For this statute, child pornography is considered an image or video that depicts a minor engaging in sexual activity. However, the following content is exempt from the child pornography laws:
- Images stored for scientific or medical purposes
- Images stored by individuals in law enforcement, physicians, lawyers, or psychologists
- Images obtained by a judge presiding over criminal proceedings
During the investigation of your case, the court may seize all the devices used in making and distributing the harmful materials. Your home or business premise could be thoroughly searched to recover any material supporting child pornography allegations.
In Virginia, possession and distribution of child pornography are charged as a class six felony. A conviction, in this case, could result in a five-year prison sentence. Additionally, you could face a one-year jail sentence with fines amounting to $2500.
Carnal Knowledge of a Child
Virginia Code Section 18.2-63 makes it illegal to have carnal knowledge of a minor between thirteen to fifteen years. This statute prohibits any form of sexual contact between the defendant and a minor. Sexual contact, in this case, could be rape, oral sex, or anal sex. Having carnal knowledge of a child is a form of statutory rape that could expose you to a wide range of life-changing consequences.
Before a conviction for this offense in Virginia, the prosecution must prove that you engaged in a sexual act with a person between thirteen to fifteen years. The exact penalties you face after a conviction for carnal knowledge vary depending on the age difference between the victim and the defendant. Carnal knowledge between an individual over eighteen years and a child is a class 4 felony punishable by a ten years prison sentence and fines not exceeding $100,000.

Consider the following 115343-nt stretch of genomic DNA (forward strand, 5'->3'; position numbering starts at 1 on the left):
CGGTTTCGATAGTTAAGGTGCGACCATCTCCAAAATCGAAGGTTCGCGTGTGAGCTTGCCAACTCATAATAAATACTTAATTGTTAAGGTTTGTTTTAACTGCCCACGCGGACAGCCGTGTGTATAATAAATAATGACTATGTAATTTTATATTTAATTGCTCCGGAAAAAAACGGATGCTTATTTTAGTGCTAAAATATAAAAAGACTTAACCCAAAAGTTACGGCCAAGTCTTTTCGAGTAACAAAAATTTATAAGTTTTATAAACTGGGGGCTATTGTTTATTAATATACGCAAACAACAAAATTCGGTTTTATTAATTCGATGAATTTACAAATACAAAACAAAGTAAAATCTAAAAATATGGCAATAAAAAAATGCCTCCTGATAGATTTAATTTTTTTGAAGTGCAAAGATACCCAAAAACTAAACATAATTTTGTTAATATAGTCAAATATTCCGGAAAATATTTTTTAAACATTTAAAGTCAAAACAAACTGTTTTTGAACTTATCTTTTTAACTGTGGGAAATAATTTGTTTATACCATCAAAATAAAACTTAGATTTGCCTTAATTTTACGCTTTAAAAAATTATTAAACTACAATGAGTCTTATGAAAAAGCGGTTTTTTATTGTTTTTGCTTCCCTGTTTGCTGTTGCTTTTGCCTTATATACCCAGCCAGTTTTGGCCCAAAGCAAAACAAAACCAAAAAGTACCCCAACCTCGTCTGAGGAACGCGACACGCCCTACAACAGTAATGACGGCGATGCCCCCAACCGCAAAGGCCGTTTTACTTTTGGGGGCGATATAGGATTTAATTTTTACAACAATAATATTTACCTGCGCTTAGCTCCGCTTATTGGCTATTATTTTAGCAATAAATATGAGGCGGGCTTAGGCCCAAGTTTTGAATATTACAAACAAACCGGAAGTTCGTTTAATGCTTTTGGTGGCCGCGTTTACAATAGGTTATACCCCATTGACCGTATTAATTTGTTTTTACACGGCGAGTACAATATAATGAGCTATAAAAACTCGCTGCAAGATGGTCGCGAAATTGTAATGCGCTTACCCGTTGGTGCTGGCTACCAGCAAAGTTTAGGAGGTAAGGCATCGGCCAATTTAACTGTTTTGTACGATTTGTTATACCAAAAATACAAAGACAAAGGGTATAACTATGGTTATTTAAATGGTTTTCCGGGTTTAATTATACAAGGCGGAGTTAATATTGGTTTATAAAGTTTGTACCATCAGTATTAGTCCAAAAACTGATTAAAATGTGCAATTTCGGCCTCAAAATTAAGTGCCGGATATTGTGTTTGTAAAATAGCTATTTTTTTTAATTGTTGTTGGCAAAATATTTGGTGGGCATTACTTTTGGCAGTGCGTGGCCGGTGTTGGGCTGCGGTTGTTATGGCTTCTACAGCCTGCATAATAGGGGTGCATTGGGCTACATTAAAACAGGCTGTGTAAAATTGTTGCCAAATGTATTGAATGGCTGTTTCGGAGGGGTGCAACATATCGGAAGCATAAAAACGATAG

If both the victim and the defendant are minors, the offense could be reduced to a Class 6 felony which attracts a five-year prison sentence and a $2500 fine. If both parties are minors and their age difference is not more than three years, the defendant may not spend any time in jail.
Regardless of the circumstances, all instances of carnal knowledge with a minor result in serious criminal charges. Additionally, a person convicted of the offense must register as a sex offender and remain there for a lifetime.
Sex Offender Registry Removal
If you face a conviction for a violent sex crime in Virginia, you will be legally required to register as a sex offender. Sex offender registration requires you to physically go to the sheriff’s office to provide your name, proof of residence, and other information regarding your arrest and conviction. In addition to the social stigma associated with sex offender registration, you may not be able to adopt a child in Virginia with such a status.
If you have been wrongfully accused of a sex crime that will require you to register as a sex offender, you must fight the charges as hard as possible to avoid a conviction and stay out of the sex offender registry. Sex offender registration is categorized into three tiers:
Tier 1 Sex Offenses
You may be required to register as a tier one sex offender if you are convicted for a less serious sex offense like:
- Unlawful dissemination or sale of another person’s age.
- Aiding in the prostitution of an individual under eighteen years.
- Taking or detaining a child for prostitution.
Tier 2 Sex Offenses
Tier two sex offender registration is for offenses like:
- Carnal knowledge of a child under fifteen years in your care.
- Indecent liberties with a child.
- Child pornography.
Tier 3 Sex Offenses
A conviction for the most serious sex offenses often results in tier three sex offender registration. Some of the common offenses classified under tier three include:
- Child pornography
- Sex trafficking
- Abduction for immoral purposes
- Sexual contact with a child under 13 years
Some of the information that you must provide during sex offender registration include:
- Employment information
- Proof of residence
- Your fingerprints
- Vehicle registration information
- Your photo
- A DNA sample
Every time you change your residential area, you must update your sex offender registration. Often, the sex offender registry is a public record in Virginia. During a background check, the sex offender status will be discovered and may be a basis for denying you a job. Additionally, being a violent sex offender makes it impossible for you to adopt a child. Criminal Background checks are inevitable during a child adoption process in Virginia. Therefore, you can avoid this inconvenience by fighting to have your name removed from the registry.